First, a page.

By Jasmine Obeyesekere Fernando

Five Minutes of Peace: Sitting with Scripture

The staff at The Well is committing to find “five minutes of peace” daily in Advent. (Join us! Find the details here.) For the next few weeks, we’re sharing reflections on our own experiences of this practice. We hope that hearing what this is like encourages you during your own Advent and gives you a peek behind the curtain at the people who make Women in the Academy and Professions happen.

I don’t bare my soul often and most definitely not to people I don’t know. So it was a little stressful to consider sharing my reflection as I already had a hunch how my five minutes of peace might turn out.  

This fall, I’ve been intermittently using the Upper Room’s A Guide To Prayer for devotions. I was looking forward to Advent since the book starts with this season and I wanted to use it regularly in this new church year.

I had two contradictory feelings as I looked forward to Advent. The first was one of expectation — What will the Lord do as I wait for him? And the second was one of unease — Why do I want God to speak to me when he’s already told me things that I’m not being obedient to? Unhealthy heart habits and patterns of living came to mind. The habits we think we can manage, until we can’t.

For my five minutes of peace, I decided to daily “sit” with a Scripture verse from the assigned passage. My practice has been to curl up on my couch with a throw keeping me warm, read the passage, find my verse, close my eyes and let the words of Scripture sink into me for five minutes. Some days a verse would leap out of the page, most often I would be drawn to a verse and occasionally I had to deliberately pick the verse I would meditate on because nothing felt special. And in the interests of honesty, between then and now I’ve missed a day or two.

Looking back at the verses that resonated with me in the days prior to Advent, I see that God brought the need for repentance, the reality (and permanence) of forgiveness and his joy in me to the forefront of my consciousness. God showed himself to be an uncool parent who — cringe — sings over me!

In the first week of Advent often God reminded me of my identity as a “preparer” — one who both prepares the way of the Lord, as well as one who prepares the roads for the people. There was also warning to produce fruit in keeping with repentance and an exhortation to be ready for his coming. There was the promise of his presence and a call to be discerning, imitating the God who judges all things justly.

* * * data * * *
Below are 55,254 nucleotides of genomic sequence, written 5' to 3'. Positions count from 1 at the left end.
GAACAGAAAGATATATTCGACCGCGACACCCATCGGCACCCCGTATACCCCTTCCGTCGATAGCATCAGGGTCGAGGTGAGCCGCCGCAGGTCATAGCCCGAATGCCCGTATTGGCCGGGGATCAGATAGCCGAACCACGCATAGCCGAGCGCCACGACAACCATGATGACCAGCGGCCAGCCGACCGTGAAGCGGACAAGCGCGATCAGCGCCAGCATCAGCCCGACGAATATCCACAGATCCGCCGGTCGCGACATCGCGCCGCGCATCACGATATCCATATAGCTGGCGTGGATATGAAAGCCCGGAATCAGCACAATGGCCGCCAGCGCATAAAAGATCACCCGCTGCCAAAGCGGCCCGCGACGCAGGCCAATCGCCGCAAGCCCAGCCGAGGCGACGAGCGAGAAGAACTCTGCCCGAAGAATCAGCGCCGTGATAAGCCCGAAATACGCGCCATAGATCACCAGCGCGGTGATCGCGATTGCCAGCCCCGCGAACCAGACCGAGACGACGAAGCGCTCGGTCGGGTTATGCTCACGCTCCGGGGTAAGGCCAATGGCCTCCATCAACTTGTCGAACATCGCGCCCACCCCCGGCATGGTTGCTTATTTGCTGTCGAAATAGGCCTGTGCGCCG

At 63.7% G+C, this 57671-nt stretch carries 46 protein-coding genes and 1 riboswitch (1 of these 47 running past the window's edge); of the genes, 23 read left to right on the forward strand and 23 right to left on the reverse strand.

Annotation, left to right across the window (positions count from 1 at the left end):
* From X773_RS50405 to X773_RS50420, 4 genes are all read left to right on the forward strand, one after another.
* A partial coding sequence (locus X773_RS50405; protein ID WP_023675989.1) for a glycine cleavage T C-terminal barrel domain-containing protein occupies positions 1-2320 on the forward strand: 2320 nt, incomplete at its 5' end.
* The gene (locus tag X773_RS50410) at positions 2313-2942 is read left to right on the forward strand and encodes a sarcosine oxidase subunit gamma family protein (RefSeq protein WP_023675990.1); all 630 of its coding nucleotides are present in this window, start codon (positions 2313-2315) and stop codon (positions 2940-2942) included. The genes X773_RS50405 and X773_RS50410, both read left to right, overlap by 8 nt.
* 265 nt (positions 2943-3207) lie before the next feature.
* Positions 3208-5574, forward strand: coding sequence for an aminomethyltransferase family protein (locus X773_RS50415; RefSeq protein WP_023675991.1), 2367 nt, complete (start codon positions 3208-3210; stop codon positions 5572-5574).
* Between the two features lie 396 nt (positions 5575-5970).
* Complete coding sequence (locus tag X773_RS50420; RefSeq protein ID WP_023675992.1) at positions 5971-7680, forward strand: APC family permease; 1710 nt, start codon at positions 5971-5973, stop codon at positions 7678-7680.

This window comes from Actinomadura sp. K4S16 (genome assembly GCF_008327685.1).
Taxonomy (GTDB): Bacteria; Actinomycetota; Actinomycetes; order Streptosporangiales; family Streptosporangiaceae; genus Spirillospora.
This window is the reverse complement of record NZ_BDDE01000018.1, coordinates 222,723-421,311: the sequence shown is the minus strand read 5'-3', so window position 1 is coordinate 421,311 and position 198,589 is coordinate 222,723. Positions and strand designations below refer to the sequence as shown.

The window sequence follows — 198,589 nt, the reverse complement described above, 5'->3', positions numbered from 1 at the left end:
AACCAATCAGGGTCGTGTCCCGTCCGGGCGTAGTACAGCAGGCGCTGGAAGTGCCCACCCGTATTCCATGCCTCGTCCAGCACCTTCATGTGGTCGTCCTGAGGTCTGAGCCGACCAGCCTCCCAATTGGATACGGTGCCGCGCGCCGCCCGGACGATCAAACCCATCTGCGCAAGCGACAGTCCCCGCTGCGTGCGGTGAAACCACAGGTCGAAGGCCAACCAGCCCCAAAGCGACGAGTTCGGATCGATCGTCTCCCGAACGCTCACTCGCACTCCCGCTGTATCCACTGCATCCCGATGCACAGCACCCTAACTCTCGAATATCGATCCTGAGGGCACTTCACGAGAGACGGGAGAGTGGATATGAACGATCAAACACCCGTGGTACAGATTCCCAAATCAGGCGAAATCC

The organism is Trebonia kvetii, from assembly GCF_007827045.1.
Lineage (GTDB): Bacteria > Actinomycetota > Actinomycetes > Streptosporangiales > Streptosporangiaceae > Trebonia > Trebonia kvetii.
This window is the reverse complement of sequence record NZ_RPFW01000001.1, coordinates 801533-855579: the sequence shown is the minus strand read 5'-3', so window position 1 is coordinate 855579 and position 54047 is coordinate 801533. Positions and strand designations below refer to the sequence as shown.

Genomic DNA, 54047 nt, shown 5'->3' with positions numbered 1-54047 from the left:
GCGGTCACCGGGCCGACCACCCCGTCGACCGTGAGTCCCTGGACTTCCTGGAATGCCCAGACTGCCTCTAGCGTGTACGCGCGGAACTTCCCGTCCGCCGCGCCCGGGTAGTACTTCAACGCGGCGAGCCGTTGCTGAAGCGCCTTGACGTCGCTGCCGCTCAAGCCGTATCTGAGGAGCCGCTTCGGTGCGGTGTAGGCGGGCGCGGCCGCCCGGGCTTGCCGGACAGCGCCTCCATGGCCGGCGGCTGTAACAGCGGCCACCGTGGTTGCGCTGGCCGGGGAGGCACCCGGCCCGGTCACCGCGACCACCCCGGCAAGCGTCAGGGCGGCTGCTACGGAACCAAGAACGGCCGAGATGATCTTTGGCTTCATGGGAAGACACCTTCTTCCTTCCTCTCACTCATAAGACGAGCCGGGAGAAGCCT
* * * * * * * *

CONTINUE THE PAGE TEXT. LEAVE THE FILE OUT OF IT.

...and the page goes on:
I got the sense that God was dealing with me at my core, the real me, the one who longs for integrity within. Not the me who has other identities and commitments that go with them, important though they are.   

I believe as the weeks of Advent go by, that God will continue to meet me in my inner world through my daily meditations. If I miss a day here and there, I know he’ll speak the next day I seek him. It is exciting not knowing exactly what he’ll say each day. I’m sure that some days the daily words will not make much sense, until I look back on the week or even the month and notice the pattern they weave.

And I know that the work he will do in me will not be just a preparation to celebrate the birth of Jesus, but necessary soul work to make me ready for when Christ returns.

My prayer for us all this Advent is to echo these words from Charles Wesley’s hymn:  

“Breathe, O breathe Thy loving Spirit,
Into every troubled breast!
Let us all in Thee inherit;
Let us find that promised rest.
Take away our bent to sinning;
Alpha and Omega be;
End of faith, as its Beginning,
Set our hearts at liberty.”


About the Author

Jasmine is WSAP’s book club host and vocation specialist. She hails from Sri Lanka and has a thirty-year relationship with its national university ministry, the Fellowship of Christian University Students (FOCUS). She has also been involved with InterVarsity for twenty years. She has a BA (Hons.) in English from the University of Peradeniya, Sri Lanka, and a MA in International Relations from Syracuse University. She loves writing about theology impacting real life and enjoys British, Korean, and Chinese drama. Jasmine lives in upstate New York with her professor husband and two teenage children.

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